Editor's Note: Read our previous interview with Robert Kesten here.
SOMERS, N.Y. – For eight months, it appeared to be a two-man race for 40th New York State Senate District, as Democratic challenger Robert Kesten announced in September that he would challenge two-term incumbent Sen. Terrence Murphy.
That was until Peter Harckham, a fellow Democrat from South Salem, announced his candidacy in mid-May. Harckham was a county legislator for 12 years. He stepped down in 2015 to join Gov. Andrew Cuomo’s administration, serving as assistant director of the Office of Community Renewal. Harckham just finished a nearly two-year stint with the New York Thruway Authority, for which he was director of intergovernmental affairs for the New NY Bridge Project (the Gov. Mario M. Cuomo Bridge). He also ran for New York State Assembly in 2010.
Harckham recently sat down with The Katonah-Lewisboro Times to talk about his candidacy. Some of his answers have been edited for space considerations.
The primary election will be held Tuesday, Sept. 13.
Let’s start by telling me why you entered the race when you did. What brought you into the race?
This race is not new to me. I’ve been asked twice in the past to run by the [Democratic Senatorial Campaign Committee], which is the political arm of the Democratic majority in the senate. It just wasn’t a good time in my life. My daughters were still home before they went off to school. I wanted to be around.
Fast forward a couple of months, I’d left the governor’s office and was about to go work for [Westchester County Executive] George Latimer and my phone started ringing with folks saying, “Would you reconsider and get in the race?” Because they felt they weren’t getting traction here on the ground in a winnable way. That’s nothing against Robert [Kesten]. He’s worked hard, he’s bright, he’s sincere, he’s a great guy. I’ve known him for years. But, it’s about winning.
I just, like everybody else, am annoyed and disgusted by what’s going on. You’ve got folks from Washington who are climate change deniers who are cutting clean air and clean water regulations. Harvard did a study recently that said 80,000 more people per decade will die if the Trump air regulation cuts go into effect. So, these have real implications. This is just not ideology. People will die. Ideologues keep chipping away at the Affordable Care Act, so premiums here in New York are going up 24 percent on average and people are losing coverage.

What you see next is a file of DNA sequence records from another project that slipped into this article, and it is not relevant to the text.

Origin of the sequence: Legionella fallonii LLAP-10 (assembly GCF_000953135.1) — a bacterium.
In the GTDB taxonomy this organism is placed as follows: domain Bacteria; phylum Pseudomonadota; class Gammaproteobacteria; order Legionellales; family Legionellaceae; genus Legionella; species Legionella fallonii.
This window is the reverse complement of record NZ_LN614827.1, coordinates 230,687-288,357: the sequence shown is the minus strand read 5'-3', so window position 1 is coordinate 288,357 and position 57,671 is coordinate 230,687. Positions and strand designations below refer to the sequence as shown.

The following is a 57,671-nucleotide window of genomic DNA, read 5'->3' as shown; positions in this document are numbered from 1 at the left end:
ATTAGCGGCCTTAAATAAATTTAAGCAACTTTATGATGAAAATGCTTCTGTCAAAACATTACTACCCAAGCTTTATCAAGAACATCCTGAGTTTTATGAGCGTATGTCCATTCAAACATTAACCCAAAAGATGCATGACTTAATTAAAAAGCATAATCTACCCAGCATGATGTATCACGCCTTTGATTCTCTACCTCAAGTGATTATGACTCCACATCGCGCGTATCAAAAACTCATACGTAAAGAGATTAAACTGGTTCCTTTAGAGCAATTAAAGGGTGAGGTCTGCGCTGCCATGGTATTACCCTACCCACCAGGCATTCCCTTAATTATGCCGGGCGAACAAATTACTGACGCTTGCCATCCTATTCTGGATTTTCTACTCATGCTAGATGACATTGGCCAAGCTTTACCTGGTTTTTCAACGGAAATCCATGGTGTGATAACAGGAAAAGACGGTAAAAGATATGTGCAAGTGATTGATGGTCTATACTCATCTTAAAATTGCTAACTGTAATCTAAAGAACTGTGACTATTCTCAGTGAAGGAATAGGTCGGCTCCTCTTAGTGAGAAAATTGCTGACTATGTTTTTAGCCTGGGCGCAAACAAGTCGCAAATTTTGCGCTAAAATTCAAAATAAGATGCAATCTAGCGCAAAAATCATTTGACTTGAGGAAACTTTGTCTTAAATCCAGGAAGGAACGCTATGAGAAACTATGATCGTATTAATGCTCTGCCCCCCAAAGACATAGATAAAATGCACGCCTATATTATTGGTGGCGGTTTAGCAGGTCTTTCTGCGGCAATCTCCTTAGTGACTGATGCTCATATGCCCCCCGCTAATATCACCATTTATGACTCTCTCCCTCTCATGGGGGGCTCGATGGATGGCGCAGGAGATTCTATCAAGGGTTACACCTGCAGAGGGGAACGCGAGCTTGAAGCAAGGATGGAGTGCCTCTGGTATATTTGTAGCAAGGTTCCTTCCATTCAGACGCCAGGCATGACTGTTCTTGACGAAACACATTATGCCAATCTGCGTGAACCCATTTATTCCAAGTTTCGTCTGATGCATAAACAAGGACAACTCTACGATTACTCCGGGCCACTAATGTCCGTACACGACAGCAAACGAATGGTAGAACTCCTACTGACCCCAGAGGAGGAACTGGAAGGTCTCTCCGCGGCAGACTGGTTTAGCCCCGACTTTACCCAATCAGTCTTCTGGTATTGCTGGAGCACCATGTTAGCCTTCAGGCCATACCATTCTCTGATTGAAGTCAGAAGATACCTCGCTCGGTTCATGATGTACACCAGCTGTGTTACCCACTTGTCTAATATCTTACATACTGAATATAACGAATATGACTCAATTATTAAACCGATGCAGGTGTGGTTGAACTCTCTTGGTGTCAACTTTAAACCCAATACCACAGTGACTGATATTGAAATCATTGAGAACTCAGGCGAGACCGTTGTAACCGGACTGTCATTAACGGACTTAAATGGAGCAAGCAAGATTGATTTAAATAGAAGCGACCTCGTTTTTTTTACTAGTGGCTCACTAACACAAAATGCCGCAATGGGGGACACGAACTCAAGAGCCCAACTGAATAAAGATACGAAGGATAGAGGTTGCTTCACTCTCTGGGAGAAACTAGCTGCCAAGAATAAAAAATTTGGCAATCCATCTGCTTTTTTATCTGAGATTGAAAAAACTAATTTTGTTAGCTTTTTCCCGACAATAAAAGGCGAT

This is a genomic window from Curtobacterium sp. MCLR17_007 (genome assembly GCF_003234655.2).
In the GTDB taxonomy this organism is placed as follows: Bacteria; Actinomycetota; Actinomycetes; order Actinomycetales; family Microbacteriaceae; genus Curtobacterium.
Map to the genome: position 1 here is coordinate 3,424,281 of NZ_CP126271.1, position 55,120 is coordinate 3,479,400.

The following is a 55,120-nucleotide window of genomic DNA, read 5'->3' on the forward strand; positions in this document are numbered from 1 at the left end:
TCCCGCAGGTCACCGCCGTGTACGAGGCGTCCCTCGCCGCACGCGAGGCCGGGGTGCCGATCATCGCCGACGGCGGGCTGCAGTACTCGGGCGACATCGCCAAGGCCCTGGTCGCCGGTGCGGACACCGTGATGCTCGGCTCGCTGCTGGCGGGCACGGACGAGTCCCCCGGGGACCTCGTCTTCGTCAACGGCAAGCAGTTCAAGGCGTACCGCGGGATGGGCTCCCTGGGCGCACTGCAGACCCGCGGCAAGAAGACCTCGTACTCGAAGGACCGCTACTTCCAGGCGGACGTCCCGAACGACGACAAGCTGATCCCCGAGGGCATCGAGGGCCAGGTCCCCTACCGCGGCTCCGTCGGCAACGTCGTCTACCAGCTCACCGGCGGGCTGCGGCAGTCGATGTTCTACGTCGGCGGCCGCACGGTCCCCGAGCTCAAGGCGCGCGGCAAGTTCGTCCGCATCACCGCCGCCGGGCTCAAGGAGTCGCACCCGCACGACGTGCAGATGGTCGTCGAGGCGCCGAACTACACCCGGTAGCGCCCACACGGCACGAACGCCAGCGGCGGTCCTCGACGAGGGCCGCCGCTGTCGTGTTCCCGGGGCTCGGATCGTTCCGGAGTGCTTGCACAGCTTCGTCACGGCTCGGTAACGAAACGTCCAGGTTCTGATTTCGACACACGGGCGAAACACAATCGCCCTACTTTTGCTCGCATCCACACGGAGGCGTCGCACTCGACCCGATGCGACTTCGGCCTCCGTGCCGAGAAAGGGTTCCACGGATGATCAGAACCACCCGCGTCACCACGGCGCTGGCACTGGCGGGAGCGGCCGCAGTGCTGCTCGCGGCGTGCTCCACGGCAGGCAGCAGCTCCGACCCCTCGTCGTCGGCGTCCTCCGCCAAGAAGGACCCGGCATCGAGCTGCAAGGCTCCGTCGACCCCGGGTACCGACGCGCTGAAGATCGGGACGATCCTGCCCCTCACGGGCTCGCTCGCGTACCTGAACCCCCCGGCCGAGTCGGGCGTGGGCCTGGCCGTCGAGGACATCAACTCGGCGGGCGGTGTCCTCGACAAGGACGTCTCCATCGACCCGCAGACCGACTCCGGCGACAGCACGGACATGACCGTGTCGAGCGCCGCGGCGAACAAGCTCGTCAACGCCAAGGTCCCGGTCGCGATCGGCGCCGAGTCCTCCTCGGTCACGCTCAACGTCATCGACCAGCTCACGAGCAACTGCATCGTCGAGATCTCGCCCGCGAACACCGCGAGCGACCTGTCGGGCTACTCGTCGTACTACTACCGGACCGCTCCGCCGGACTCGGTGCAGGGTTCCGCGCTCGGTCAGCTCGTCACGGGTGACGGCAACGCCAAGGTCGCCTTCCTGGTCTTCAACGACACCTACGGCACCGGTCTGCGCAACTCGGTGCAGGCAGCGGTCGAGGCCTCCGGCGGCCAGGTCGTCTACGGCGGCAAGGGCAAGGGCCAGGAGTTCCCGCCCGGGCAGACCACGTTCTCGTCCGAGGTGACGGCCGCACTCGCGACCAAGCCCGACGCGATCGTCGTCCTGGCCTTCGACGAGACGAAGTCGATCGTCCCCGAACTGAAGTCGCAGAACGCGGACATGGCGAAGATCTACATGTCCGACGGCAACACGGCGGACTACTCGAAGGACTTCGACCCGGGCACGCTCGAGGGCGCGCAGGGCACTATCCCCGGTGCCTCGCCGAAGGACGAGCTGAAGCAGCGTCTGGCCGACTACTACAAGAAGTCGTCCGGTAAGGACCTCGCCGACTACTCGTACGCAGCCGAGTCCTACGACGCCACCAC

Republicans in the senate have abdicated their right to lead. They couldn’t even pass administerial business this term. They could not pass local tax warrants, red light cameras, just basic stuff, let alone things like the Red Flag Bill, the Child Victims Act, Women’s Reproductive Health Act. There are so many important pieces of regulation that they did not even act on, let alone pass. Bring it to the floor. Have a vote. You don’t have to agree with it, but have a vote. They shouldn’t have been paid for this term. They really did nothing this term.
Your opponent has liked to label you as the “establishment” candidate hand-picked by the governor. What do you say to that type of accusation?
You know, it’s funny because on the one hand he brags that he has all the political committee endorsements, and yet I’m somehow the establishment candidate. Actually, for the first time in my career, I feel like a bit of an outlier. When I was in the county legislature, I always had the full support of my committees. [This time] it’s not because these committees don’t support me, it’s just that was when there was one candidate in the race, they made their endorsement. And that’s fine. We didn’t ask anyone to change. We wanted to respect the process. But, some have come our way: Somers came our way, Mount Kisco came our way, Pound Ridge switched their endorsement and came our way, Cortlandt rescinded their endorsement and is remaining neutral, yet almost all of their district leaders carried for us.
But, it’s really not so much about a schism in the Democratic Party. We’re all unified. Our values are unified. It’s really just a conversation about who the messenger is going to be. If “establishment” means having experience and having credentials and having a record to run on, then that’s who I am. I entered this race as a four-term county legislator, I was majority leader for two terms, I’ve got a progressive record of accomplishment, people know how I conduct myself in office, and that’s the basis of my campaign in seeking the Democratic nod.
Whoever wins will go on to face [Terrence] Murphy. His campaign has tried to drive the wedge [between you and Kesten].
And they won’t, because what they have to say is meaningless to the Democrats. It’s meaningless. There is no wedge. Robert and I are old friends. We pledged to support each other, no matter who wins. The nonsense that comes out of Murphy’s campaign, he should be embarrassed [by] the stuff that comes out of his office as a sitting state senator. It’s just embarrassing for his constituents.
Why do you believe you’re the best candidate to challenge him in a November election?
Well, I have experience in tough elections like this. When I first ran for the county Board of Legislators, it was a long-held Republican seat that nobody thought could become a Democratic seat. We flipped it and we turned it blue and we held it for four terms, and that was during the height of the Tea Party. So, we didn’t have a Blue Wave behind us. We did it through hard work and focusing on our constituents, regardless of party. You represent everybody in your district, and that’s how we accomplished that.